People come up to me, being Top of the Table, and ask me, “How do you do it?”

I’ll sit there and talk to someone for 30 minutes and tell them what I’m doing. So it’s just a matter of asking. But I’m not going to go find someone to talk to; it’s up to them to initiate.

The access it there, but unfortunately, I don’t see the young producers taking advantage of it.

PW: Why is life insurance ownership at an all-time low in the U.S.?

It goes back to what I was talking about before. Unfortunately, there’s just not a lot of people selling it and out educating people about what they need. Life insurance has negative connotations — you’re talking about death. Some people are just going to want to buy it, but a lot of the sales are salespeople explaining why someone needs it. And that’s just not happening — there’s not enough of those people out there right now.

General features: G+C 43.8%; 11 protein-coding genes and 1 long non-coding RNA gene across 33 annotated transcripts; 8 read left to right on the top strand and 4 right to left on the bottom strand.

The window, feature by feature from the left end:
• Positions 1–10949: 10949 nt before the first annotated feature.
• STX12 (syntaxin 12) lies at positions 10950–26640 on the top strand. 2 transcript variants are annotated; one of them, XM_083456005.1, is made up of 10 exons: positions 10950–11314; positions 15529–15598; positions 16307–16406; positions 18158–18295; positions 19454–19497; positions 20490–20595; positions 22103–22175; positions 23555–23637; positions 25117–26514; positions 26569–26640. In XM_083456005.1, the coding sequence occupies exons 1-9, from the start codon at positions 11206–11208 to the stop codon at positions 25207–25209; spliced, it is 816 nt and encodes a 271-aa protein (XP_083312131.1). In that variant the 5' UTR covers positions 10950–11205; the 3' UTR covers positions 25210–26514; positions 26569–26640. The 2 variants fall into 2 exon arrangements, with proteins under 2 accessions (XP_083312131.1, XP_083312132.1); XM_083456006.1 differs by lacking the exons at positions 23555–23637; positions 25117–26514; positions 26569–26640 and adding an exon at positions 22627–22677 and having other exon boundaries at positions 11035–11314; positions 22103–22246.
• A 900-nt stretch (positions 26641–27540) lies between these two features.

It’s also not only at an all-time low, but people who do have insurance don’t have as much as they should have, and that’s a salesperson issue, too. If someone’s just buying $1 million worth of term on SelectQuote or Matrix Direct when they own a home worth $1 million dollars and make a million dollars, that’s also a big problem.

PW: Do you see this lack of insurance as a problem for the industry or an opportunity?

It’s a problem for America, because insurance is meant to help families. But I see it as a heck of an opportunity for the industry, because we should be talking about insurance with everyone we meet. Young people, old people, everybody.